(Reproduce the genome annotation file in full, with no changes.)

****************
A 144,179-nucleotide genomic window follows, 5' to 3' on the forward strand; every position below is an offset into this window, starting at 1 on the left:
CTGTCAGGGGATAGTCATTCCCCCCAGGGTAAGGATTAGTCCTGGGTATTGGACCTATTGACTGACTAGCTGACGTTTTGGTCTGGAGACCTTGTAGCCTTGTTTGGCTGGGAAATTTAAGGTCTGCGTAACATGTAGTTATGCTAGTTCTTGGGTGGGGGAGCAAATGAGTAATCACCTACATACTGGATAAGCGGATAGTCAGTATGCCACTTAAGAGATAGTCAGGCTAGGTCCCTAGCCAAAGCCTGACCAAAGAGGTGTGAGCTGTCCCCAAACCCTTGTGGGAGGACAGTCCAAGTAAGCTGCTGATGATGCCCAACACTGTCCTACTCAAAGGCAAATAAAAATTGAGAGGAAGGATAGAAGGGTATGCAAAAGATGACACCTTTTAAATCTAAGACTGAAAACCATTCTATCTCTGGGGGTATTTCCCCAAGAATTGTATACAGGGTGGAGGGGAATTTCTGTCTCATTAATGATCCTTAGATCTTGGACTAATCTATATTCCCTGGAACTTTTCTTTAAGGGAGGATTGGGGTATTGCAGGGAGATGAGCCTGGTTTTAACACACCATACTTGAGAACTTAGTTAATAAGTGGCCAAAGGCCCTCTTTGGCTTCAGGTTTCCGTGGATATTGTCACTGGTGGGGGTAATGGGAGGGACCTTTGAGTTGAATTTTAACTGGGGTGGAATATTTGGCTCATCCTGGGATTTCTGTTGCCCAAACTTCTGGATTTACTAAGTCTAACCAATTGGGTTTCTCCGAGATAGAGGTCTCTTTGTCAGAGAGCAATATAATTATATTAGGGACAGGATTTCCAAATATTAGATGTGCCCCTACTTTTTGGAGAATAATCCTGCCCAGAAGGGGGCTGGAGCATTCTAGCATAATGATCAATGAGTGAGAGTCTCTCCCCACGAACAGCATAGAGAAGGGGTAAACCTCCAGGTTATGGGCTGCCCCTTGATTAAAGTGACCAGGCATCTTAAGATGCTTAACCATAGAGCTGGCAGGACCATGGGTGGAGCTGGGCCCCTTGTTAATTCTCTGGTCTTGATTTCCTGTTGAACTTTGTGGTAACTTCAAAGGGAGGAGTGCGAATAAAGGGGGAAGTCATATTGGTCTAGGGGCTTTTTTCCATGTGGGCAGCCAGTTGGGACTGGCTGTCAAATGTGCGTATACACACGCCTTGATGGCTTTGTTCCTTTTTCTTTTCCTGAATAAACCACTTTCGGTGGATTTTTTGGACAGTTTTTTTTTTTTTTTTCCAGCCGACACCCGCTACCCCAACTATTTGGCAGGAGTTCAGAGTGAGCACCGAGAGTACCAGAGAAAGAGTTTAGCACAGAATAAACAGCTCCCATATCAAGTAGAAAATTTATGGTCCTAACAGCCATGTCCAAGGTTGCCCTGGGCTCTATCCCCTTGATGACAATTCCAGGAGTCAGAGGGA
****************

A 144,179-nucleotide genomic window follows, 5' to 3' on the forward strand; every position below is an offset into this window, starting at 1 on the left:
CTGTCAGGGGATAGTCATTCCCCCCAGGGTAAGGATTAGTCCTGGGTATTGGACCTATTGACTGACTAGCTGACGTTTTGGTCTGGAGACCTTGTAGCCTTGTTTGGCTGGGAAATTTAAGGTCTGCGTAACATGTAGTTATGCTAGTTCTTGGGTGGGGGAGCAAATGAGTAATCACCTACATACTGGATAAGCGGATAGTCAGTATGCCACTTAAGAGATAGTCAGGCTAGGTCCCTAGCCAAAGCCTGACCAAAGAGGTGTGAGCTGTCCCCAAACCCTTGTGGGAGGACAGTCCAAGTAAGCTGCTGATGATGCCCAACACTGTCCTACTCAAAGGCAAATAAAAATTGAGAGGAAGGATAGAAGGGTATGCAAAAGATGACACCTTTTAAATCTAAGACTGAAAACCATTCTATCTCTGGGGGTATTTCCCCAAGAATTGTATACAGGGTGGAGGGGAATTTCTGTCTCATTAATGATCCTTAGATCTTGGACTAATCTATATTCCCTGGAACTTTTCTTTAAGGGAGGATTGGGGTATTGCAGGGAGATGAGCCTGGTTTTAACACACCATACTTGAGAACTTAGTTAATAAGTGGCCAAAGGCCCTCTTTGGCTTCAGGTTTCCGTGGATATTGTCACTGGTGGGGGTAATGGGAGGGACCTTTGAGTTGAATTTTAACTGGGGTGGAATATTTGGCTCATCCTGGGATTTCTGTTGCCCAAACTTCTGGATTTACTAAGTCTAACCAATTGGGTTTCTCCGAGATAGAGGTCTCTTTGTCAGAGAGCAATATAATTATATTAGGGACAGGATTTCCAAATATTAGATGTGCCCCTACTTTTTGGAGAATAATCCTGCCCAGAAGGGGGCTGGAGCATTCTAGCATAATGATCAATGAGTGAGAGTCTCTCCCCACGAACAGCATAGAGAAGGGGTAAACCTCCAGGTTATGGGCTGCCCCTTGATTAAAGTGACCAGGCATCTTAAGATGCTTAACCATAGAGCTGGCAGGACCATGGGTGGAGCTGGGCCCCTTGTTAATTCTCTGGTCTTGATTTCCTGTTGAACTTTGTGGTAACTTCAAAGGGAGGAGTGCGAATAAAGGGGGAAGTCATATTGGTCTAGGGGCTTTTTTCCATGTGGGCAGCCAGTTGGGACTGGCTGTCAAATGTGCGTATACACACGCCTTGATGGCTTTGTTCCTTTTTCTTTTCCTGAATAAACCACTTTCGGTGGATTTTTTGGACAGTTTTTTTTTTTTTTTTCCAGCCGACACCCGCTACCCCAACTATTTGGCAGGAGTTCAGAGTGAGCACCGAGAGTACCAGAGAAAGAGTTTAGCACAGAATAAACAGCTCCCATATCAAGTAGAAAATTTATGGTCCTAACAGCCATGTCCAAGGTTGCCCTGGGCTCTATCCCCTTGATGACAATTCCAGGAGTCAGAGGGA